Alongside this examination of a family's downfall amid the changing of personal relations, and of George's own complex emotional problems, and of George's coming-of-age, there's also the examination of the transition from the horse and buggy to automobiles, to the heavier boost of the industrial age. Welles as a narrator is somber, observant of it all, and mostly leaves the film to his actors. There's some real thought put into the issues, and not just through the realistic (though of course theatrical) dialog, but more specifically through the style. 'Kane' introduced audiences to Welles knack at long-takes, deep focus, unusual and expressionistic close-ups, heightening the drama that unfolds. 'Ambersons' is no exception, and there are some very memorable scenes where the camera just stays on people, and then when it moves it makes the mis en scene more concentrated, direct. The use of light is also equally impressive at times- like in interior shots of a staircase when George and Fanny are in an argument, it's all encompassing, and not distracting enough from the story. The best consistency of any Welles film, even when it has some flaws, is the control that can be seen through much of it (there's also a very spooky shot that stays with me towards the end, as the camera pans across the town's buildings, Welles' mournful narration over it).

But then we come to the ending, where things come to a screeching halt. I'm not against happy endings, they can be almost mandatory in certain formulas in films. However, it sort of takes an excellent film dealing with strong, novelistic issues to a bad place when things are resolved in the way this film does- George gets in an accident, he loses the use of his legs. But then a scene comes (and one can tell the immediate change in the style from Welles to the studio's) where loose ends get made, and without anything leaving curious for the viewer. I'm still not sure if anything else within the film was cut-out too, or if even I might have been fooled at another time by something not of Welles in the picture. It's depressing to be sure, but at least there is enough left to analyze and contemplate in the Welles' oeuvre- in some ways it goes more ambitious than 'Kane', at least in its period realm, the questions it raises. The lessons the history behind the scenes gives for future filmmakers and studios should be remembered, even as mediocrity (like RKO tried its best to make this film as) continues today in Hollywood.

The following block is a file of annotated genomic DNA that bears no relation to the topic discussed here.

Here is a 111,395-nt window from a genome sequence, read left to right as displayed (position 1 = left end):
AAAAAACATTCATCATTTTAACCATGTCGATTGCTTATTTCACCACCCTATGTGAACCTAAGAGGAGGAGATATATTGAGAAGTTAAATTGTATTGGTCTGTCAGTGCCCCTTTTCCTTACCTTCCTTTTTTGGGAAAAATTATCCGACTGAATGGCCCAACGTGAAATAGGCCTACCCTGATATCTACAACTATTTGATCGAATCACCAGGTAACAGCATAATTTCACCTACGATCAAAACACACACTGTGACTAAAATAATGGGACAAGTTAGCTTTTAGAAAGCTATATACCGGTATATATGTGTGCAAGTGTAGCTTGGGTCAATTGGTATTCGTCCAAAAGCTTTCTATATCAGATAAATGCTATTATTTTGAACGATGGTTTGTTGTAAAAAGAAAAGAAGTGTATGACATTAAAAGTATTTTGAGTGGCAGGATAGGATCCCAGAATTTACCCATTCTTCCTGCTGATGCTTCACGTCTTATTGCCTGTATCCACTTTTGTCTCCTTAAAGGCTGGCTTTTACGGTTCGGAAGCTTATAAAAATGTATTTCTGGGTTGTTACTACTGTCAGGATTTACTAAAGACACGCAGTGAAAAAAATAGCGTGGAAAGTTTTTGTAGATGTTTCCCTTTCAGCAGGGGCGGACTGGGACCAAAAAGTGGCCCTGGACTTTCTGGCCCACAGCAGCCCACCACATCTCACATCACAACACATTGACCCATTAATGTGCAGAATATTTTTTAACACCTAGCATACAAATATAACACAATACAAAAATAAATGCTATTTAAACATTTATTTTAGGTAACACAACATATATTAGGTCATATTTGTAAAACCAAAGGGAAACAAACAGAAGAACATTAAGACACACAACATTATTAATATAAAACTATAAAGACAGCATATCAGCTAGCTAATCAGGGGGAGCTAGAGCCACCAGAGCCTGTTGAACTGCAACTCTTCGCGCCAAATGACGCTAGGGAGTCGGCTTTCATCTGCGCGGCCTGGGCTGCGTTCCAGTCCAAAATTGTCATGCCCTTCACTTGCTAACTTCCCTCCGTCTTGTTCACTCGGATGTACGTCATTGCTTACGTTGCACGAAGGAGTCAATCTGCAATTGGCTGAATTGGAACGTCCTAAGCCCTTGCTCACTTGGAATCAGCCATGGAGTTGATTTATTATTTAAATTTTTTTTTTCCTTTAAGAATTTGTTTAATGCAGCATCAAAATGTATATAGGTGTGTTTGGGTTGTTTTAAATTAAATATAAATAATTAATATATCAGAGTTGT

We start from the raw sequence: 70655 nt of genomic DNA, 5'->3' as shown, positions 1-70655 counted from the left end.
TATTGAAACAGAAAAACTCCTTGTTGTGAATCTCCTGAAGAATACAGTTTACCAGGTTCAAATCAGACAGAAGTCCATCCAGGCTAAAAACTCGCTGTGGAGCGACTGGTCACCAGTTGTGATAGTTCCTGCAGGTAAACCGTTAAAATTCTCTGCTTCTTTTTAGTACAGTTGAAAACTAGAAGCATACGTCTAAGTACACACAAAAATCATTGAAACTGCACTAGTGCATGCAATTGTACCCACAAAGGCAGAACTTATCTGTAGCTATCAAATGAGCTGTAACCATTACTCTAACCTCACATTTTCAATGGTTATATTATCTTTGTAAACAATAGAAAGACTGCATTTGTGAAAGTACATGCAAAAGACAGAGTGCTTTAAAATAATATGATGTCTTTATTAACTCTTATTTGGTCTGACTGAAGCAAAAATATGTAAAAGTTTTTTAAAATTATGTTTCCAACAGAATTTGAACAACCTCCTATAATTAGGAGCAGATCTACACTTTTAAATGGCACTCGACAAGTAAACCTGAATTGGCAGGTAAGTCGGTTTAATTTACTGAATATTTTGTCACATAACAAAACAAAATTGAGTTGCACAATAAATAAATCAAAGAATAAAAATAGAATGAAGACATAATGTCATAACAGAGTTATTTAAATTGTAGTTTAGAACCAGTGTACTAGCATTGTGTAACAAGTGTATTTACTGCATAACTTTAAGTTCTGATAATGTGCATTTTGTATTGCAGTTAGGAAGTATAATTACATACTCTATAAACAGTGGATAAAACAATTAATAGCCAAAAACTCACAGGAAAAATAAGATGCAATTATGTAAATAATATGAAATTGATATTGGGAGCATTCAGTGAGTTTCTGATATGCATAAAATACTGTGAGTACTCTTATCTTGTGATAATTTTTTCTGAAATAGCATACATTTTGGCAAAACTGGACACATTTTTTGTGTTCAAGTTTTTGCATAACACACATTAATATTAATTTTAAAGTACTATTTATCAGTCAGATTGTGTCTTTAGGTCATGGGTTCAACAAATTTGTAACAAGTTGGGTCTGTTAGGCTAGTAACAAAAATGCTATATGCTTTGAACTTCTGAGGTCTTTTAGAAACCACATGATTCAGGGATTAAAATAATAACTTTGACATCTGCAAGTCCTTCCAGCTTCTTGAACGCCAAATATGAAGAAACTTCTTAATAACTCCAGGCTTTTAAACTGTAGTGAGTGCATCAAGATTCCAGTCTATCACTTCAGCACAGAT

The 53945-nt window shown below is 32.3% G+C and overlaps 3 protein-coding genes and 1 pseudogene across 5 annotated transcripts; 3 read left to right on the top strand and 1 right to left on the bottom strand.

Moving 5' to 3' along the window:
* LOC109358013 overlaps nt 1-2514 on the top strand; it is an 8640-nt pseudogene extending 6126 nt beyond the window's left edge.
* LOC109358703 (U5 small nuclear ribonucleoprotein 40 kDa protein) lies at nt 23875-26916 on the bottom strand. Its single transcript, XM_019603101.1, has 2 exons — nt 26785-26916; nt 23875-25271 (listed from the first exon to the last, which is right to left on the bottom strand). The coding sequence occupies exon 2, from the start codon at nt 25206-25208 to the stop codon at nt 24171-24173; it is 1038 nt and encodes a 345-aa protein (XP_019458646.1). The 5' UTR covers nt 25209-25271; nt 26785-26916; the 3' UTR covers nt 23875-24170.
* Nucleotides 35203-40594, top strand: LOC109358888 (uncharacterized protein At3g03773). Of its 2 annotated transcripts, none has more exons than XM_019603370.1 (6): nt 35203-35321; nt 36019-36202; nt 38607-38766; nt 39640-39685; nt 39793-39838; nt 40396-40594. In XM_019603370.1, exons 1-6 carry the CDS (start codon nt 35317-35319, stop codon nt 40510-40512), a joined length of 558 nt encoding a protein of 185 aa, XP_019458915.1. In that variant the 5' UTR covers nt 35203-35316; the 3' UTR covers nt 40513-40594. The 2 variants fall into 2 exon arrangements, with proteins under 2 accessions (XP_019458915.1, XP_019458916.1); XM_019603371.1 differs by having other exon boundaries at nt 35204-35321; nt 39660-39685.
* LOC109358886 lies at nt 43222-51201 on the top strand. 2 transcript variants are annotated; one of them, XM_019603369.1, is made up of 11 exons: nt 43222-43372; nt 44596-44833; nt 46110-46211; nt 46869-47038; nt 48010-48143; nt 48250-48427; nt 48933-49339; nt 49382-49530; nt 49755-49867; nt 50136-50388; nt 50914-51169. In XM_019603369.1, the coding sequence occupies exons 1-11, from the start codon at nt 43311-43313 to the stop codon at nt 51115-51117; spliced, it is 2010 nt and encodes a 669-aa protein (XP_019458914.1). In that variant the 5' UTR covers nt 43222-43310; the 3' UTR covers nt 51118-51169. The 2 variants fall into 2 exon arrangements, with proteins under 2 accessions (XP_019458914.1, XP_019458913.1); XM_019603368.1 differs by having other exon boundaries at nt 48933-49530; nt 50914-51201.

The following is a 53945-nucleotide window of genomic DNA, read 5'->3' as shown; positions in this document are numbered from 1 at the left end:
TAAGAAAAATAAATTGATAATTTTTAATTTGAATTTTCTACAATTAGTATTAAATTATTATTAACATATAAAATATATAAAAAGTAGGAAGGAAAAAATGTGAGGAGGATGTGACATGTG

Irony in the endingReviewed bydave-302Vote: 7/10

This is a wonderful film, one of great pathos and sensitivity. Orson Welles was drawn to Tarkington's novel because Tarkington had been a friend of Welles' father and Welles identified strongly with the story, seeing something of his own family's history there.

Whether it is better than Kane is a fun question for film clubs to debate (I did once but I don't now), but it is interesting to note that while Orson Welles was particularly bitter that RKO re-shot his ending to make it more appealing to audiences, if you read the novel you will see that it is the novel's ending that RKO tacked on. Welles' ending was of his own invention and would have given the film a completely different tone.

So it is ironic that Welles always seemed to claim that RKO had destroyed the integrity of the novel's story when they only preserved it, if rather poorly in execution.